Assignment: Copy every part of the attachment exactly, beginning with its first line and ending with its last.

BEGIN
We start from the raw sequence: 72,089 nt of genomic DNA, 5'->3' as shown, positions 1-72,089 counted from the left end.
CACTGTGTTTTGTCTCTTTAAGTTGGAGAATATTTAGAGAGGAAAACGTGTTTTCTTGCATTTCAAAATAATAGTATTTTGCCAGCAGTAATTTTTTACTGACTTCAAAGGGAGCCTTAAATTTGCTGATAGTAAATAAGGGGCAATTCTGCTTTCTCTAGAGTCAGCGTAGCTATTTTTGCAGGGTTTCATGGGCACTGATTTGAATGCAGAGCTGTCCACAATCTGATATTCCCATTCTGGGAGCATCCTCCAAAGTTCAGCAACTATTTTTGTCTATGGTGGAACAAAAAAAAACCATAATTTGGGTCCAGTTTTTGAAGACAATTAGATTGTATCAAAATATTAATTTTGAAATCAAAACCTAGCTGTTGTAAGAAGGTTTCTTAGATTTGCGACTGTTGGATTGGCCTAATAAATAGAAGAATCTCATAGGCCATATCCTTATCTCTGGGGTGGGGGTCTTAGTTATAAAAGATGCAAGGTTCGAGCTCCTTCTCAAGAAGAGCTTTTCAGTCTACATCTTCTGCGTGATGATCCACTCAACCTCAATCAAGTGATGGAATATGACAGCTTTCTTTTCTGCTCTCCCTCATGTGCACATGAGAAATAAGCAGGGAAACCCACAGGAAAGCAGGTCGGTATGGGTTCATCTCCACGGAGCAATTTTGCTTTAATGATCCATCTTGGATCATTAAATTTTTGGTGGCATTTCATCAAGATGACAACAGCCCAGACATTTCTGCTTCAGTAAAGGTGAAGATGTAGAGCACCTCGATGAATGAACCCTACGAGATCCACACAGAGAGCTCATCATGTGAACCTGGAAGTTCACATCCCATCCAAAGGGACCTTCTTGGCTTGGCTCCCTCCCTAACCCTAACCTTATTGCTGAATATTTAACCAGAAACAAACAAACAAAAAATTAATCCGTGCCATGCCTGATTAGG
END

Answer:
We start from the raw sequence: 72,089 nt of genomic DNA, 5'->3' as shown, positions 1-72,089 counted from the left end.
CACTGTGTTTTGTCTCTTTAAGTTGGAGAATATTTAGAGAGGAAAACGTGTTTTCTTGCATTTCAAAATAATAGTATTTTGCCAGCAGTAATTTTTTACTGACTTCAAAGGGAGCCTTAAATTTGCTGATAGTAAATAAGGGGCAATTCTGCTTTCTCTAGAGTCAGCGTAGCTATTTTTGCAGGGTTTCATGGGCACTGATTTGAATGCAGAGCTGTCCACAATCTGATATTCCCATTCTGGGAGCATCCTCCAAAGTTCAGCAACTATTTTTGTCTATGGTGGAACAAAAAAAAACCATAATTTGGGTCCAGTTTTTGAAGACAATTAGATTGTATCAAAATATTAATTTTGAAATCAAAACCTAGCTGTTGTAAGAAGGTTTCTTAGATTTGCGACTGTTGGATTGGCCTAATAAATAGAAGAATCTCATAGGCCATATCCTTATCTCTGGGGTGGGGGTCTTAGTTATAAAAGATGCAAGGTTCGAGCTCCTTCTCAAGAAGAGCTTTTCAGTCTACATCTTCTGCGTGATGATCCACTCAACCTCAATCAAGTGATGGAATATGACAGCTTTCTTTTCTGCTCTCCCTCATGTGCACATGAGAAATAAGCAGGGAAACCCACAGGAAAGCAGGTCGGTATGGGTTCATCTCCACGGAGCAATTTTGCTTTAATGATCCATCTTGGATCATTAAATTTTTGGTGGCATTTCATCAAGATGACAACAGCCCAGACATTTCTGCTTCAGTAAAGGTGAAGATGTAGAGCACCTCGATGAATGAACCCTACGAGATCCACACAGAGAGCTCATCATGTGAACCTGGAAGTTCACATCCCATCCAAAGGGACCTTCTTGGCTTGGCTCCCTCCCTAACCCTAACCTTATTGCTGAATATTTAACCAGAAACAAACAAACAAAAAATTAATCCGTGCCATGCCTGATTAGG